The goal of the Community Portion of the spatial model was to convert local values and concerns about the impacts of transmission lines into maps that can be used to identify corridors and comment on routing options – recognizing unique local values such as: land ownership, hunting and fishing, agriculture, scenic views, residential density, recreation, and many others.
We captured as many perceived effects of transmission lines as possible, assigned a weighted relative importance to those effects using stakeholder input, and generated spatially explicit cost surfaces that describe the accumulation of the those stakeholder weighted effects within each 90 meter grid cell. At a glance, the community results indicated that:
- Local community values and place a heavy emphasis on defending private property, agricultural land uses, residential land uses, and collocating with existing major infrastructure.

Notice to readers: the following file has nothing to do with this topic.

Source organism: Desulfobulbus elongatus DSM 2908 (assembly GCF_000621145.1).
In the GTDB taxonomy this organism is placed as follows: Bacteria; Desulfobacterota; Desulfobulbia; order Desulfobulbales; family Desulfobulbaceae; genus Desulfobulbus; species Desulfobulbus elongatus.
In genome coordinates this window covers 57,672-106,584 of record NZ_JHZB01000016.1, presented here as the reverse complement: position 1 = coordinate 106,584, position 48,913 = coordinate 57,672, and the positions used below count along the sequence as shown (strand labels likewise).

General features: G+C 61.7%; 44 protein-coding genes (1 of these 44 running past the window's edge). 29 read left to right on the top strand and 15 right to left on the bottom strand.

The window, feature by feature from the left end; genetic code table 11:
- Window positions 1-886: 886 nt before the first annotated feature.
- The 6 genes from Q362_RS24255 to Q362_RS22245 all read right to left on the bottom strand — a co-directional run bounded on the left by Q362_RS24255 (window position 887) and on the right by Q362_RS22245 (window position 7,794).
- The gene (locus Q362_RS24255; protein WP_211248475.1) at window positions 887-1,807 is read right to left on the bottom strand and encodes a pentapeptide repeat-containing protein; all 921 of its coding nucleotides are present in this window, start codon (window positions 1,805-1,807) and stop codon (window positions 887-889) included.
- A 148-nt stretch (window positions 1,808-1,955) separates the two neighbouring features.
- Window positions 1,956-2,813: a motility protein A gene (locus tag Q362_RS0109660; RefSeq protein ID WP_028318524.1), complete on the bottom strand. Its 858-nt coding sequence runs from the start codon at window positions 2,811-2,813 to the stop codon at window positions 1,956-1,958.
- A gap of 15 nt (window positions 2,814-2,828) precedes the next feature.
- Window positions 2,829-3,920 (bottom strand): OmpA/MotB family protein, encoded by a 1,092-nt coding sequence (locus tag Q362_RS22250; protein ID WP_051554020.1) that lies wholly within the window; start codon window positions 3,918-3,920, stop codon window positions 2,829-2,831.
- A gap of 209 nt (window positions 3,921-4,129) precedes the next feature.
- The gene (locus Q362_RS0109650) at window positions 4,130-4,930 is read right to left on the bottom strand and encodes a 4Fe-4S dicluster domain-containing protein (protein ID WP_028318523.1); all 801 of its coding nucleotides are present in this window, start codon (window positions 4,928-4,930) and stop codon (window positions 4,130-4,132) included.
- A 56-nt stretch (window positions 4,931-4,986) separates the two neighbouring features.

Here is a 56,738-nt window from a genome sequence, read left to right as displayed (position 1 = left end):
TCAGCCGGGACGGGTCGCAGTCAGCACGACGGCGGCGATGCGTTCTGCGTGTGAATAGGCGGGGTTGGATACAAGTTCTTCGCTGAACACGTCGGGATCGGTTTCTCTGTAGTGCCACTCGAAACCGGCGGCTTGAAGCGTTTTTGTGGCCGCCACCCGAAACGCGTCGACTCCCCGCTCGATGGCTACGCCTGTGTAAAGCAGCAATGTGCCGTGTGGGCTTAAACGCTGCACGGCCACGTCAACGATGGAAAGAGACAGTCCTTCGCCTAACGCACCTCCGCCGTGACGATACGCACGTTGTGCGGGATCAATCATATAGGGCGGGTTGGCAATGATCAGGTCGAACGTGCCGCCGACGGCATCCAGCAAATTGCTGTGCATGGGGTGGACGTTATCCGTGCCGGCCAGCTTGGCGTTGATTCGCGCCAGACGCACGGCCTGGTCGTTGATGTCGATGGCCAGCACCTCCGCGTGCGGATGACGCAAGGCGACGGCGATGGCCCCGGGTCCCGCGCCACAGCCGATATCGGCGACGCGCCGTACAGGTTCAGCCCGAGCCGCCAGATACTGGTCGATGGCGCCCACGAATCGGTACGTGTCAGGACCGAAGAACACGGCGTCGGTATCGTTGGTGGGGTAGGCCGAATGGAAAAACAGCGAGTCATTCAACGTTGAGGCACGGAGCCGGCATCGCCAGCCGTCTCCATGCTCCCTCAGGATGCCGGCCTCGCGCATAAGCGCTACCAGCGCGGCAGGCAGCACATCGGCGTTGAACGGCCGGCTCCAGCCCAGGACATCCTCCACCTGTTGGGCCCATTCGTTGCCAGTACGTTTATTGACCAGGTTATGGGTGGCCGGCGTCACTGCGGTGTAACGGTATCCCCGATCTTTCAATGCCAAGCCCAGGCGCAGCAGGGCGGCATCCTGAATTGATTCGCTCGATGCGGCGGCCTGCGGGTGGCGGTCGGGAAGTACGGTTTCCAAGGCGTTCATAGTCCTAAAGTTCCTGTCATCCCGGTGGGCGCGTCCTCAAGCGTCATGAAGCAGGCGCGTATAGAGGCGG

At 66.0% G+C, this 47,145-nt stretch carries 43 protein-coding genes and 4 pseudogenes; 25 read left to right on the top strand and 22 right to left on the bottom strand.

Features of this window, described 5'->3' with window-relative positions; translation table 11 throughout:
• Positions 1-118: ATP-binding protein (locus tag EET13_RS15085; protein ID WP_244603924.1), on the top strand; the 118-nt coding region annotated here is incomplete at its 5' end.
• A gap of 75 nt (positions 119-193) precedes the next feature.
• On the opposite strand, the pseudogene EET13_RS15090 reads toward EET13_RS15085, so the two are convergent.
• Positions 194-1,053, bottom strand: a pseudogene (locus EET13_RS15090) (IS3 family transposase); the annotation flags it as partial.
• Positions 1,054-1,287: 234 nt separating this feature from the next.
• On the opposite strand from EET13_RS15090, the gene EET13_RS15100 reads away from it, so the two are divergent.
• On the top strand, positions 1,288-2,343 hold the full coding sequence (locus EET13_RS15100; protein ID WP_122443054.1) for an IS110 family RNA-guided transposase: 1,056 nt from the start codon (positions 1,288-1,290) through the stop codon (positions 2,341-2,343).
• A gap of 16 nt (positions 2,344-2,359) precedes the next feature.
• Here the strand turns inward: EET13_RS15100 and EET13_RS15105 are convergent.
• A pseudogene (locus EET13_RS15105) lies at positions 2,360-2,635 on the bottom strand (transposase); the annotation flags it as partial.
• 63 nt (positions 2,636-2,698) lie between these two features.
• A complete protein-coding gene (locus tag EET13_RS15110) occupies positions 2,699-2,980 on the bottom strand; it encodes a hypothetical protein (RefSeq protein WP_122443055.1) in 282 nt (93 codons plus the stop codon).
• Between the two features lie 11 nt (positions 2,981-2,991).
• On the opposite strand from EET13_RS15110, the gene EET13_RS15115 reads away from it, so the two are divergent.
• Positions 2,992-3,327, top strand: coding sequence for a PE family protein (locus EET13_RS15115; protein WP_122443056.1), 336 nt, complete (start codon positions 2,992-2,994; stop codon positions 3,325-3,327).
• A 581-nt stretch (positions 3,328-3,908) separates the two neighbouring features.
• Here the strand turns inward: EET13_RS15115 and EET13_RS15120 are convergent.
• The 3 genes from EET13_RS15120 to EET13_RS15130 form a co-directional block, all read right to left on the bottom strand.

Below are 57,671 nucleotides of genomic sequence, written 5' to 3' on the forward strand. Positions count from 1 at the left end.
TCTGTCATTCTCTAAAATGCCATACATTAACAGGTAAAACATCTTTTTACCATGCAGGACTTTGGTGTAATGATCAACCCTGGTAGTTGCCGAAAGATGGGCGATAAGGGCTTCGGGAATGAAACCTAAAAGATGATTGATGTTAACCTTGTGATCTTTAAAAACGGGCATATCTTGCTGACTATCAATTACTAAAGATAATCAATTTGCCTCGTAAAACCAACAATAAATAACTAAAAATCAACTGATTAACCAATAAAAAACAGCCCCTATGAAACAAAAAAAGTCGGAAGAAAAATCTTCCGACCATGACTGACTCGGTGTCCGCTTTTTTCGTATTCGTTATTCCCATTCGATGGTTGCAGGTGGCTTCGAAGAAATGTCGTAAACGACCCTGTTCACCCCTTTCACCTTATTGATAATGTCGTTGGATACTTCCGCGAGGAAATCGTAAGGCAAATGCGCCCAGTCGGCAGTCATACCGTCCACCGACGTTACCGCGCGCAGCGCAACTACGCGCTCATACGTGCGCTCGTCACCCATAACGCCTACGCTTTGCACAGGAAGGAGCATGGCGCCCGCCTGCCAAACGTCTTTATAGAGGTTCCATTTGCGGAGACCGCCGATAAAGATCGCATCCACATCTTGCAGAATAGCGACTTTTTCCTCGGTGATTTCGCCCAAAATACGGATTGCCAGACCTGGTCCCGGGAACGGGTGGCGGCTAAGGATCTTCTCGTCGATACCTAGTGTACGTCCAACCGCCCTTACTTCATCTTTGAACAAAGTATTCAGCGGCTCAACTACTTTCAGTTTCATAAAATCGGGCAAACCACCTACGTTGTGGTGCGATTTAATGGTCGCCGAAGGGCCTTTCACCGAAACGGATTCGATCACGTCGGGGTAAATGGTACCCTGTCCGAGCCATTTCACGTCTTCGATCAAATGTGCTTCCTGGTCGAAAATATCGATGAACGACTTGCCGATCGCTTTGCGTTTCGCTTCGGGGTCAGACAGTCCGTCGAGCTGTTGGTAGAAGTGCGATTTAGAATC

- The “least impact” or “most suitable” corridor for the community map has a strong affinity for public land, while avoiding “NoGo” areas and attempting to collocate with existing infrastructure where possible. Since there is no contiguous patch of public land between Townsend MT and Jerome ID, there are portions of the corridor that occur on private land. In those instances, the corridor attempts to collocate with existing infrastructure and avoid agricultural and residential land-uses. As such, the resulting community map is comprised of approximately 70% public land, and 30% private land.
- The model tries to balance a tradeoff between distance and impacts to community values. The model assumes that the line will be built and attempts to find the best possible route; it will never make a judgment on whether the line should or should not be built.
For more information, contact:
Cameron Ellis, Sonoran Instituteat (406) 579 0703 or cellis(at)sonoraninstitute.org